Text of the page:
Yesterday I mentioned I had a new ward buddy. Shari (not her real name), is a young mum of around 34 and she has 4 children, the youngest is just 2 months. She has everything to live for and look forward to. Her family is very supportive and loving, her husband is working hard trying to juggle the entire load of home life and work so his wife has a chance of getting healthy. Shari’s father works in the hospital here so she has two visits at least each day from him, one from her mother and of course her sisters, brothers, their partners and her close friends. Her circle of life should be running so smoothly round and round with no bumps on the way filled with love and laughter.
Sadly she has been diagnosed with Hodgkin’s Lymphoma C Cell, and the cells have invaded her spine already. A few weeks ago she went to her doctor for her post natal check and mentioned she was tired and had a swollen neck and felt generally irritable.
The next couple of weeks created complete mayhem in their beautiful new home on 50 acres on the northern coastal areas with her in hospital having intensive treatments, and the extended family rallying around and trying to sort out the best possible outcomes for the children while their mum was ‘off limits’.
My heart breaks for her. Shari is a plucky girl, very pragmatic but very hopeful and still planning for that big family holiday to the Kimberley when she is well enough and the baby is walking maybe. Today in the patients’ lounge, she told me of her plans already mapped out and is keen to be going. They love country life and that includes camping and seeing parts of our country that most young families would dodge due to lack of amusement parks and ice cream shops.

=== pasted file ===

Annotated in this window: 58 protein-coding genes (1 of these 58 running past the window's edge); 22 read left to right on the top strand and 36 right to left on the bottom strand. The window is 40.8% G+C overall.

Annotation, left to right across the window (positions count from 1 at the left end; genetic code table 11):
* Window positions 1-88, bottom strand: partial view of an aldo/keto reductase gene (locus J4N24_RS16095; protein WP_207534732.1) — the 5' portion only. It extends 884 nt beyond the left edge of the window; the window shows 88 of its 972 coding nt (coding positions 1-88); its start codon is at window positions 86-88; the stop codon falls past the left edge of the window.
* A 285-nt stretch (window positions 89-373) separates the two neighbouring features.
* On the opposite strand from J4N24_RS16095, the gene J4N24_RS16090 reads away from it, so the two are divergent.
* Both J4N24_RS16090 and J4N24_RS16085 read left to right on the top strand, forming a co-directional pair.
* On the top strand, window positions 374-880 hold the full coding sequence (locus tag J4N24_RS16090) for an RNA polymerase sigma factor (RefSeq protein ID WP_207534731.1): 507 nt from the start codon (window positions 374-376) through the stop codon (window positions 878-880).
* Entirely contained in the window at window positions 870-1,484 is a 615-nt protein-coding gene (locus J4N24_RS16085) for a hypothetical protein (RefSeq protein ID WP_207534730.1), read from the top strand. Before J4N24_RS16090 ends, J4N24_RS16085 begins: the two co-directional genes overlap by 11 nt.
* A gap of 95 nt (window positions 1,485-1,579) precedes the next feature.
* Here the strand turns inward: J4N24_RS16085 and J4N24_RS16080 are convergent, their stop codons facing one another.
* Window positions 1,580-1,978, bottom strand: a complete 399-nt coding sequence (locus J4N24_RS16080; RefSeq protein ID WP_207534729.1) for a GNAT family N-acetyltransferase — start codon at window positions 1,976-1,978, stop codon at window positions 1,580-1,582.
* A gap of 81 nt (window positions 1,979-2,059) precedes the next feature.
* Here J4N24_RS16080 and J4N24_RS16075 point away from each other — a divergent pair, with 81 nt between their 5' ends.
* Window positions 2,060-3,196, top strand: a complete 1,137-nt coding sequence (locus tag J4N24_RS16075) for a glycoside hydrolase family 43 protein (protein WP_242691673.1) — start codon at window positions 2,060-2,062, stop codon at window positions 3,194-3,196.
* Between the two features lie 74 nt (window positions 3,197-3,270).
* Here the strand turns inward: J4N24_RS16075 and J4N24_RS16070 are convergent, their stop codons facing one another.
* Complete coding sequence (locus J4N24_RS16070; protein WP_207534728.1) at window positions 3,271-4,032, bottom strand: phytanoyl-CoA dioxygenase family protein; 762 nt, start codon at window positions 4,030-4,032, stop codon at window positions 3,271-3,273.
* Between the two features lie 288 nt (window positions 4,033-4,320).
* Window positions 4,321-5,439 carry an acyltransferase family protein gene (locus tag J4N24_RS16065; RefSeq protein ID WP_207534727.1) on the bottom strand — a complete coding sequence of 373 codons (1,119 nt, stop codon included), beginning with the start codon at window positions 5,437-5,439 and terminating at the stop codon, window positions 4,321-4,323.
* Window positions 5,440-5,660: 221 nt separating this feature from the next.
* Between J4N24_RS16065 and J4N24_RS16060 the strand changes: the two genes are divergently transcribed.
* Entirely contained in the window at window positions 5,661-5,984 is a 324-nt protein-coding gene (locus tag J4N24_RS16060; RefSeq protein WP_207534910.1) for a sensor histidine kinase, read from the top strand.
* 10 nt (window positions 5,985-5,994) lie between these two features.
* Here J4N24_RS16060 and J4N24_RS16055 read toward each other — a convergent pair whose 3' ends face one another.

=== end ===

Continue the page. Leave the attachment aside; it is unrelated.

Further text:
Later today a Social Worker arrived at her bedside and with her father’s help, Shari was finally being helped with a plan on how to better manage her situation and the family’s, so she can take the time to receive her chemo and steroid treatments while feeling calm and relaxed instead of being stressed to the point of exhaustion. I believe the doctors have harvested some cells for a possible transplant down the track to ensure her health holding up.
I’m not privy to all the details but it seems the older two children will be able to carry on attending their local school because a school aide will be put in place to get them to and from school while their daddy is working. The younger two will be cared for primarily by Shari’s sister during the week, going home for the weekends. Financial assistance is being organised so her husband can stay nearby in a unit now and then for time together in hospital. Behind all this of course are her parents and rest of the family are buzzing with ideas and enthusiasm to ensure this beautiful young woman can live on just as she deserves.
I wish her the very best outcome possible. I reckon she’d run rings round me in the bravery stakes at any time of my life. Why did this ghastly disease choose her? A clean living healthy young mother who has every darned reason to live. She adores her family, the light shines in her eyes as she speaks of each child and their different characteristics, and the love shared by the extended family is clearly evident. Life has not been fair, and I guess it is the luck of the draw. It’s just the wrong lotto draw for Shari.
Now for the updates on my progress, of which I am feeling very pleased.